I'm up to 14 completed books this year now, although only 10 of them are filling bingo squares. However, I've just filled the 'number or colour in the title' square, which means I am one square away from a straight line bingo, so if I'm being at all competitive, my next book ought to be for the biography/autobiography square.
But for now, I have two more book reviews, which I appreciate are probably a niche market because they're about homosexuality in ancient Greece, and bronze age archaeology. You know how I said in my last review that a book about early medieval English history was out of my comfort zone? These two subject are very definitely right in my area of interest.
1177 BC - The Year Civilisation Collapsed, by Eric H. Cline. Fills the 'number or colour in the title' square.
In the early 12th century BC, several civilisations in and around the eastern Mediterranean all came to a rather abrupt end in what appears to have been a very short (relatively speaking) space of time. The Minoans in Crete, the Mycenaeans in mainland Greece, the Eyptians, the Hittites in Anatolia, the Babylonians, and others in the near east, all seem to have suffered a similar fate at around the same time, but what caused it, and why?
This book has been described by one of the reviewers as a who-dun-it for ancient archaeology. Cline starts by spending the first few chapters describing the civilisations and their contacts and trade networks and relationships with other in the preceding 15th, 14th and 13th centuries BC. And boy was there a lot of contact. Marriage alliances, wars, trade networks, gift-giving between the kings, it was all going on over a large geographical area, and Cline goes so far as to compare it to the 'globalisation' that we see in the world today.
With the scene thus set, he then goes on to outline the archaeological and written documentary evidence for the collapse that occurred in practically all these places. Many cities were actually physically destroyed, and it is clear that the trade networks collapsed entirely in the aftermath. For many years the blame has been laid firmly at the feet of 'the Sea Peoples', who are mentioned in a few letters and documents of the time, but Cline shows just how little actual evidence we have for 'the Sea Peoples', and instead suggests that it may been a 'perfect storm of calamities' that all occurred from the late 13th to mid 12th centuries BC. Each catastrophe by itself - earthquake, famine, possible invasion, possible internal revolt - would not normally have caused the end of a civilisation by itself, but a combination of many within such a short space of time may have been enough to tip them over the edge, and due to the level of interconnectedness between these ancient societies, when one fell, it may caused a domino effect.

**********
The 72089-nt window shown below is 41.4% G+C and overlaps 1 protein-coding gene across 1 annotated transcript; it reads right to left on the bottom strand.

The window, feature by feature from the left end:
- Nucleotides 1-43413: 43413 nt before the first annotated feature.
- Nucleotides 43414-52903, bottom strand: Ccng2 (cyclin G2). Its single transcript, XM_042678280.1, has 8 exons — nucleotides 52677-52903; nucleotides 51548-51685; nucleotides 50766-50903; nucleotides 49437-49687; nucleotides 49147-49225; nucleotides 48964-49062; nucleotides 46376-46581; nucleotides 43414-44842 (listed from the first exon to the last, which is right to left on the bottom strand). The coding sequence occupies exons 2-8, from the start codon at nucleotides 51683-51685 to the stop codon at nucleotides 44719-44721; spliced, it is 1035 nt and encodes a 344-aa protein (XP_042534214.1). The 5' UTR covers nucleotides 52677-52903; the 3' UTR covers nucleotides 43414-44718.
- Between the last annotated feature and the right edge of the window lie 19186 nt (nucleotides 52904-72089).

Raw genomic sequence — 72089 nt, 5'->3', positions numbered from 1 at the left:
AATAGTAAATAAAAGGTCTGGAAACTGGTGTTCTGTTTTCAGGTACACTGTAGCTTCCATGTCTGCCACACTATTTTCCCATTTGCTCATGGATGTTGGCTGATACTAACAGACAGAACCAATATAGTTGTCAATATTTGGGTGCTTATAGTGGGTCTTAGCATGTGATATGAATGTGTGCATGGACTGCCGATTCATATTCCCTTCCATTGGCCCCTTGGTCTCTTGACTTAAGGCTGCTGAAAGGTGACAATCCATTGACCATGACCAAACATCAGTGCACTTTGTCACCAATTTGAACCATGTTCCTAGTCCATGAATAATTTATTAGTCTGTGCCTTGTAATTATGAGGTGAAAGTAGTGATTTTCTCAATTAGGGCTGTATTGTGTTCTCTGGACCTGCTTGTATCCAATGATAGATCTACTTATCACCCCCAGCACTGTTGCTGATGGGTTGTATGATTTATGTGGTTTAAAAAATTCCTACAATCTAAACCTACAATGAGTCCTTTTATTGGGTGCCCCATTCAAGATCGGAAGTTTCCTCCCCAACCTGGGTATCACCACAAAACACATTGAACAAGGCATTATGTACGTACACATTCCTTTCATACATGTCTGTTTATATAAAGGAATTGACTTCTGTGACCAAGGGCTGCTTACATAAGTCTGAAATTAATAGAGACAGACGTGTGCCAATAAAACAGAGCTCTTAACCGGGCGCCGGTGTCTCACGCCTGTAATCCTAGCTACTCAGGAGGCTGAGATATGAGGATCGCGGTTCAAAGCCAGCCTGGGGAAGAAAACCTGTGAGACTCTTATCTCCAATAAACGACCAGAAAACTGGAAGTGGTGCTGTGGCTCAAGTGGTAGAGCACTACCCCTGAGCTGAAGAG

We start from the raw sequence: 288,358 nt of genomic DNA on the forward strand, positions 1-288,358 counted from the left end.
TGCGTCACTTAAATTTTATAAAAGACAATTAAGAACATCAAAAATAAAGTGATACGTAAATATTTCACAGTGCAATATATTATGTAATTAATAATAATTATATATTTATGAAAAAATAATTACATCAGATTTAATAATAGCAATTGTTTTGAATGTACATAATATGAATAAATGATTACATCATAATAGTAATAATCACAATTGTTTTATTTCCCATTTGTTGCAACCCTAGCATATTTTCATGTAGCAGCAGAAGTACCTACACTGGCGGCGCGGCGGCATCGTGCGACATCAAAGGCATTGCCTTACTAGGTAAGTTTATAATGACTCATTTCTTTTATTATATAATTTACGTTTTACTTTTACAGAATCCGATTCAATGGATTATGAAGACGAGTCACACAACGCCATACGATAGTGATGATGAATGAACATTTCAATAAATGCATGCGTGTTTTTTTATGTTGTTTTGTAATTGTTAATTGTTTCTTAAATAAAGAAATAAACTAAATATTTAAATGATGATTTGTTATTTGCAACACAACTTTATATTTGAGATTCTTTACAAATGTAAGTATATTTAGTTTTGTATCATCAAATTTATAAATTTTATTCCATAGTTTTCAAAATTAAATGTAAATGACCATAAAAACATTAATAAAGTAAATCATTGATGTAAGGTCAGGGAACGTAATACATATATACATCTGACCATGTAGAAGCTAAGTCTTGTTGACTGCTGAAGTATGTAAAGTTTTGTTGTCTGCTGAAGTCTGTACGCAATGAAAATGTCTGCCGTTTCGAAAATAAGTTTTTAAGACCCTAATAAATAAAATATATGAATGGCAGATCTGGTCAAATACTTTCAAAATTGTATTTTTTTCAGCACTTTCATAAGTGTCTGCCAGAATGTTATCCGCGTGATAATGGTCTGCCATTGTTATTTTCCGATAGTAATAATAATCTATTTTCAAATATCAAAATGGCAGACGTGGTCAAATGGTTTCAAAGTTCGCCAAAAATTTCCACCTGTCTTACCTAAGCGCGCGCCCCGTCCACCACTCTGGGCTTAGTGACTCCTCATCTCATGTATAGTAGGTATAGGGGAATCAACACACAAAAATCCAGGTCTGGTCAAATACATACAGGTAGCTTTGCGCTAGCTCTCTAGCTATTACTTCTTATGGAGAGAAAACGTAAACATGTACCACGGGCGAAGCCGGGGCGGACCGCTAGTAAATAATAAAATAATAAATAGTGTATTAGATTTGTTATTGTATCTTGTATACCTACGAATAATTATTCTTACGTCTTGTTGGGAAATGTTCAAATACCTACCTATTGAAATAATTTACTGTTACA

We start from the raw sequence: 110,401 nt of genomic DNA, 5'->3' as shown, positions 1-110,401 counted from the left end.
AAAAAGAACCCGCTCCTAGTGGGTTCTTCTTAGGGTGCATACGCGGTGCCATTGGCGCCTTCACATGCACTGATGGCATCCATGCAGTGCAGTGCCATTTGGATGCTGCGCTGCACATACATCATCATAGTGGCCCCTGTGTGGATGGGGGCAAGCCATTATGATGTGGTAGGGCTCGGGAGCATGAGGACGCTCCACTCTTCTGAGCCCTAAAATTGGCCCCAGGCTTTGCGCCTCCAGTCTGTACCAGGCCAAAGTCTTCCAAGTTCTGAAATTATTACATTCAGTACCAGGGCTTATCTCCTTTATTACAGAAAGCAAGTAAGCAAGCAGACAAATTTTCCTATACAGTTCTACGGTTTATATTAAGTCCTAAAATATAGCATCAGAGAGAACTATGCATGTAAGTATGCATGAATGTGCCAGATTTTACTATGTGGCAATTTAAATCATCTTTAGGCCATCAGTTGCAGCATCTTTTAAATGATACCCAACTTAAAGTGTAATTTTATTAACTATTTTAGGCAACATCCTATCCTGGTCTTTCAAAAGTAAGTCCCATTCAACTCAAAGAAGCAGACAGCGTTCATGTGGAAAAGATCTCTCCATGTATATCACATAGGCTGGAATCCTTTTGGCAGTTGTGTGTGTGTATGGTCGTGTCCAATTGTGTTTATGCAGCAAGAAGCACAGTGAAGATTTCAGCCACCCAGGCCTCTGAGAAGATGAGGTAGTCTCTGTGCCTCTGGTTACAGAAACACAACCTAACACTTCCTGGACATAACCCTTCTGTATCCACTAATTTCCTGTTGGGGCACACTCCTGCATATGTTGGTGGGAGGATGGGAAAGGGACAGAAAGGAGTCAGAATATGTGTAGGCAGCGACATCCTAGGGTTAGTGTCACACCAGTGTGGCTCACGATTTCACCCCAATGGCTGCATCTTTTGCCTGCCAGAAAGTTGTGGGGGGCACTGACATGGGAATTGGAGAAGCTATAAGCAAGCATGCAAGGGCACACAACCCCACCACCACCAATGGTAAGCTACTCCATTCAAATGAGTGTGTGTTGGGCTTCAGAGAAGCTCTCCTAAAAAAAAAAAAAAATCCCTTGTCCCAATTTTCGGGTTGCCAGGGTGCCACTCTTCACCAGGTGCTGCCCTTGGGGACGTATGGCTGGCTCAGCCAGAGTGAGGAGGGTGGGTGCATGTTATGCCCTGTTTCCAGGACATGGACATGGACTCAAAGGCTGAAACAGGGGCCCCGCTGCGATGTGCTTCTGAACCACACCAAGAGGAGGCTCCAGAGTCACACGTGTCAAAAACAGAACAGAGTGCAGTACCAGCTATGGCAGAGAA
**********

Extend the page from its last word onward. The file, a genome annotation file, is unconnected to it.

I was surprised by how much of a page-turner this book turned out to be, and I really enjoyed reading it. It's a period that I know a fair bit about already, especially the ancient Minoan and Mycenaean archaeology, but I did learn a lot about the near east societies like the Hittites, that I hadn't really studied before. It's written in a very readable, and in places surprisingly *funny*, style, and in such a way that it can be understood by anyone with an interest and some basic knowledge about the Bronze Age in the area.
The Greeks and Greek Love, by James Davidson. Fills the 'free square'.
This was the huge fat academic tome that I was reading in the early part of the year, which took me several months to actually complete. The tagline to the title is 'a radical reappraisal of homosexuality in ancient Greece', and it's clearly a subject that Davidson is very passionate about. He goes into great detail about homosexuality in ancient Greece, particularly Athens and Sparta and Crete, largely because those are the places for which we have the most evidence. But along the way he also detours around homosexuality in Greek myths, from Achilles and Patroclus through Heracles and Iolaus, Zeus and Ganymede, and a whole host of other examples.
I have to admit, despite the subject matter being right up my street, I struggled on occasion with this book, largely because it really is written in a very heavy academic style. I can imagine this being the kind of book that appears on university reading lists for very specialist courses (and quite possibly *not* on the first year undergraduate list, either!). I could also have lived without the entire chapter that he spent taking apart the works of previous scholars, those which had been considered the 'definitive' works on the subject for some years, and also the major digression about anthropology in the same section of the book.
Nevertheless, I did eventually make it to the end, and there was a lot of interesting stuff that I didn't know before, or was only vaguely aware of and had perhaps got the wrong idea about. I'm glad I read it, but I have to say I wouldn't necessarily recommend this book to anyone unless they a) already have a very solid grounding in ancient Greek studies, and b) are very, very interested in the subject matter. It's certainly not a book for the vaguely interested layman, which is a shame, because the only other book I have read by the same author - 'Courtesans and Fishcakes - the consuming passions of classical Athens' - is very much a book that can be read and enjoyed by the interested layman.
lj book bingo card 2018